Public Cloud Computing services are growing fast despite the fact that a lot of people do not fully trust them. Just look at the number of launched Amazon EC2 instances in the datacenter US East 1 region (Courtesy of Jack of All Clouds). In 2008, the highest peak reached 20K instances, at the end of 2010 customers launched up to 140k instances, an increase with a factor of 7!

And Amazon is not the only dog in town. According to the same measurements, the Rackspace Cloud Servers have to serve up just as much instances per day. Translation to us hardware nuts: many people are hiring a virtual server instead of buying a physical one. 

But if you are reading this, you are probably working at a company which has already invested quite a bit of money and time in deploying their own infrastructure. That company is probably paying you for your server expertise. Making use of Infrastructure as a Service (IaaS) is a lot cheaper than buying and administering too many servers just to be able to handle any bursty peak of traffic. But once you run 24/7 services on IaaS, the Amazon prices go up significantly (paying a reservation fee etc.) and it remains to be seen if making use of a public cloud is really cheaper than running your applications in your own dataroom. So combining the best of both worlds seems like a very good idea. 

Even back when I visited VMworld Europe in Cannes in 2008, we were promised by VMware that "Hybrid datacenters" or "hybrid clouds" were just around the corner. The Hybrid Cloud would ideally let you transfer cloud workload  between your own datacenter and a public clouds like Amazon EC2 and the Terremark (now part of Verizon) Enterprise Cloud.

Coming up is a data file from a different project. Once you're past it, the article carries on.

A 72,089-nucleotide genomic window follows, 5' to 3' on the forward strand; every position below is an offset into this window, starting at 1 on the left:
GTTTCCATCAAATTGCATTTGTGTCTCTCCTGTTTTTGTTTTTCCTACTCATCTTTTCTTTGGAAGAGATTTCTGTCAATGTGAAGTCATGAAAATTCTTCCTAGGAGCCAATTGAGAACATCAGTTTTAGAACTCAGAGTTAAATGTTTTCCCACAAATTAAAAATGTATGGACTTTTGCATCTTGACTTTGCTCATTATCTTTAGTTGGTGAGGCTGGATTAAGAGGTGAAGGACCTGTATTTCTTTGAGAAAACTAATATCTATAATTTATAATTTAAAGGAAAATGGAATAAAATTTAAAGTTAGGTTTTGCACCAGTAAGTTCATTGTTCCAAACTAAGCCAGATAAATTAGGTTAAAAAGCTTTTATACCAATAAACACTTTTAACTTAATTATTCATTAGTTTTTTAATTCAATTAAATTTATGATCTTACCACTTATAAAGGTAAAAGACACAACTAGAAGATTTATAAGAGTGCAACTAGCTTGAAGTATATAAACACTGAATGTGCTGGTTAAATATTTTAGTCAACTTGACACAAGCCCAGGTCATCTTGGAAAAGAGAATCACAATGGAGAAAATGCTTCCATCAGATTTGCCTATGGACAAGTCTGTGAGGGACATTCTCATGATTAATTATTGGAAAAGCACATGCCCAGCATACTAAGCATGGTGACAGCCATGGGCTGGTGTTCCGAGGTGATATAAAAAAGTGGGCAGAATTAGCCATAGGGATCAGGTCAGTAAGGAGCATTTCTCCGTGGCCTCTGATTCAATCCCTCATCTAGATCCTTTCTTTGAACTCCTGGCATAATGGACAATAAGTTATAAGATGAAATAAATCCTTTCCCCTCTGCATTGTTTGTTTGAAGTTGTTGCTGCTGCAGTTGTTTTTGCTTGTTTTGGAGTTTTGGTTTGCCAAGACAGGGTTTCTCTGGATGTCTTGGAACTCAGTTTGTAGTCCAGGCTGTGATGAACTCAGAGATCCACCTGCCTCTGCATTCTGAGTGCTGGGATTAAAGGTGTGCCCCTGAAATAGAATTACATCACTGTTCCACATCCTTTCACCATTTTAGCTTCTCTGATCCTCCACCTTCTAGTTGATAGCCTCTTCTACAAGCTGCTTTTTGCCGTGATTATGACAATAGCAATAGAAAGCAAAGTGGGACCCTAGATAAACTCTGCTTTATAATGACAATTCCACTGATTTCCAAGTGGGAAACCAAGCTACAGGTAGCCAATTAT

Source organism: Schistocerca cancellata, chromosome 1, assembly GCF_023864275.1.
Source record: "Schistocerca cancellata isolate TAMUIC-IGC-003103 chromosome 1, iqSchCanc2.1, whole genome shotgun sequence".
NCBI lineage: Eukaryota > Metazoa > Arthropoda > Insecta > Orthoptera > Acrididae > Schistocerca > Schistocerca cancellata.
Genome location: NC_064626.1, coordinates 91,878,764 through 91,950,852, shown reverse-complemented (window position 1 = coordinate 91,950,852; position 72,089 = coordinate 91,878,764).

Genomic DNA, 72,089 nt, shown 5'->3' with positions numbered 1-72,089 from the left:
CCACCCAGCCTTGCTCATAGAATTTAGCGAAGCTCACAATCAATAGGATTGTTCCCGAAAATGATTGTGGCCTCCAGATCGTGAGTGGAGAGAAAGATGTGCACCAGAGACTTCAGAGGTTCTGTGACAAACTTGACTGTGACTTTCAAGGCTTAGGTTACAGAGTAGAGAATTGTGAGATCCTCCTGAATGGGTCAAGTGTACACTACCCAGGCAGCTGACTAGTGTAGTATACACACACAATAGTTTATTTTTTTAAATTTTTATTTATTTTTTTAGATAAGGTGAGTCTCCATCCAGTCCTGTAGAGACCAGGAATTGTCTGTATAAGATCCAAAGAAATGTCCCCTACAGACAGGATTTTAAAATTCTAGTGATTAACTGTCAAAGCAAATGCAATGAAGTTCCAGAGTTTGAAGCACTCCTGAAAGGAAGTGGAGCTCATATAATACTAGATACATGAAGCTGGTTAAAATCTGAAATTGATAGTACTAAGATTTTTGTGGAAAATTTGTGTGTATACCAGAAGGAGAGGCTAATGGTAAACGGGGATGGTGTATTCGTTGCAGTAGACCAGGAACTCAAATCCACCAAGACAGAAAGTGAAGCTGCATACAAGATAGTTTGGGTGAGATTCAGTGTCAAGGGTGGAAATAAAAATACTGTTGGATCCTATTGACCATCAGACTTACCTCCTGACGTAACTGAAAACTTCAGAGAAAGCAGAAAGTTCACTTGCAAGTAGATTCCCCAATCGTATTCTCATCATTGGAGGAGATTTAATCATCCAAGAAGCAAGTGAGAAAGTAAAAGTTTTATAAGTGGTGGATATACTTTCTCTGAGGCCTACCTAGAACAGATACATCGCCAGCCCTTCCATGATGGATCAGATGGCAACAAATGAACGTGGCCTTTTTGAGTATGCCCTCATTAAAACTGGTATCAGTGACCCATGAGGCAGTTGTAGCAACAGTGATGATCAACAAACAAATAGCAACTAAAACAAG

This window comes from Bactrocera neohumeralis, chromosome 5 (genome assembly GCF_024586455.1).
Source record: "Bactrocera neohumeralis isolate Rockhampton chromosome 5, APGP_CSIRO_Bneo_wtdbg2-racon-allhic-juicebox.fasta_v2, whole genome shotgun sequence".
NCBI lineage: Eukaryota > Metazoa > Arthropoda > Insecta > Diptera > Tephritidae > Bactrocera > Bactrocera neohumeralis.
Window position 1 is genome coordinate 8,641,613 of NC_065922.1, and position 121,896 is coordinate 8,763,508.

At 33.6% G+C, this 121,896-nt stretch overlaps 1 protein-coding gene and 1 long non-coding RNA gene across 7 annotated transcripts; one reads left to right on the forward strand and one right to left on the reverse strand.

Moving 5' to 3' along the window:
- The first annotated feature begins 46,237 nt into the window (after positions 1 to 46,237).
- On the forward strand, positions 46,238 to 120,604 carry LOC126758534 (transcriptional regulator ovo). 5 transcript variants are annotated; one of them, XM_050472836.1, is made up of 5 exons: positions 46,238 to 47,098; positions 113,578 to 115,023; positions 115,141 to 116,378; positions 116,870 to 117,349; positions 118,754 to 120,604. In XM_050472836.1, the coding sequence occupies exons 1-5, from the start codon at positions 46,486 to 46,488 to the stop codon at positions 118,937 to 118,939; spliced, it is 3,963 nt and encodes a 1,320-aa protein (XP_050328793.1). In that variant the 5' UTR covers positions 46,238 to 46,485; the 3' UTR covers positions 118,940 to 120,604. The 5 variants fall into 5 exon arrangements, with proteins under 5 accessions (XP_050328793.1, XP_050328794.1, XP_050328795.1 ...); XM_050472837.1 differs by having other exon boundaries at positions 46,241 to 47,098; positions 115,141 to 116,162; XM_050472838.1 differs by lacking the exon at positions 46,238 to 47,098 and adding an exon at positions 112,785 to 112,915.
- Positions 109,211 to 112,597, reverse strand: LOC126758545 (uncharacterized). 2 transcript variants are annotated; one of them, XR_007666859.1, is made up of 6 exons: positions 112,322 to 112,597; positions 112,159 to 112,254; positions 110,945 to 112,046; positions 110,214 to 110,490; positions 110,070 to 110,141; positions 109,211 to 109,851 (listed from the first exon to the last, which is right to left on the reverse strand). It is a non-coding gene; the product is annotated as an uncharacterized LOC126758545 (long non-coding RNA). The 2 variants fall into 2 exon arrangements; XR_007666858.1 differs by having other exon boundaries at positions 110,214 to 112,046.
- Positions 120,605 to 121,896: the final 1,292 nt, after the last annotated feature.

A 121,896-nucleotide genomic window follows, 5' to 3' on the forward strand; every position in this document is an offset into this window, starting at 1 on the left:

In 2010, the best you could get was a download/upload option. There were still quite a few hurdles to take as you could read in our article: "Hybrid Clouds: are we there yet? ".

The excellent concept of hybrid cloud started to materialize when VMware launched their vCloud Connector  back in February 2011. The VMware vCloud Connector is a free plug-in that allows you to deploy and transfer virtual machines (VMs) from your own vSphere based datacenter to a datacenter that runs the vCloud Director.

The 1.0 version, was a virtual appliance which was rather slow and unreliable when moving VMs around. Just a few days ago, VMware has announced the 1.5 version which seems to be quite a bit faster, more reliable (checkpoint & restart) and is agent based. We will try it out soon. Citrix is also on the Hybrid cloud bandwagon with the Netscaler Cloud Bridge.

We asked a few hosting providers how they felt about the VMware version of hybrid cloud and the reactions were mixed. Several people told us that this would make offering a Service Level Agreement quite complex or even impossible. It is after all quite hard to offer a good SLA when your uptime is also dependent on the internet connection between the customer's datacenter and the hosting provider's datacenter. Your thoughts?

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  • Xenoterranos - Sunday, September 18, 2011 - link

    You mention vCloud Controller and it's downsides but neglect to mention Rackspace (and NASA's) OpenStack, which aims to alleviate all the issues by making the visualization voodoo open to everyone. I personally can't see why you would want to choose a closed, proprietary system when you don't even trust the cloud to begin with! I fear a large part of the bad taste people get when they talk about the lack of guarantees and security regarding the cloud comes from the fact that you don't really know what's going on behind the scenes. Open Stack at least hold the promise of allowing companies to host their own clouds AND not have to worry about traffic spikes - they can just let it overflow to another OpenStack cloud,
    Granted, it's not here yet, but it still feels awfully relevant.
  • war59312 - Monday, September 19, 2011 - link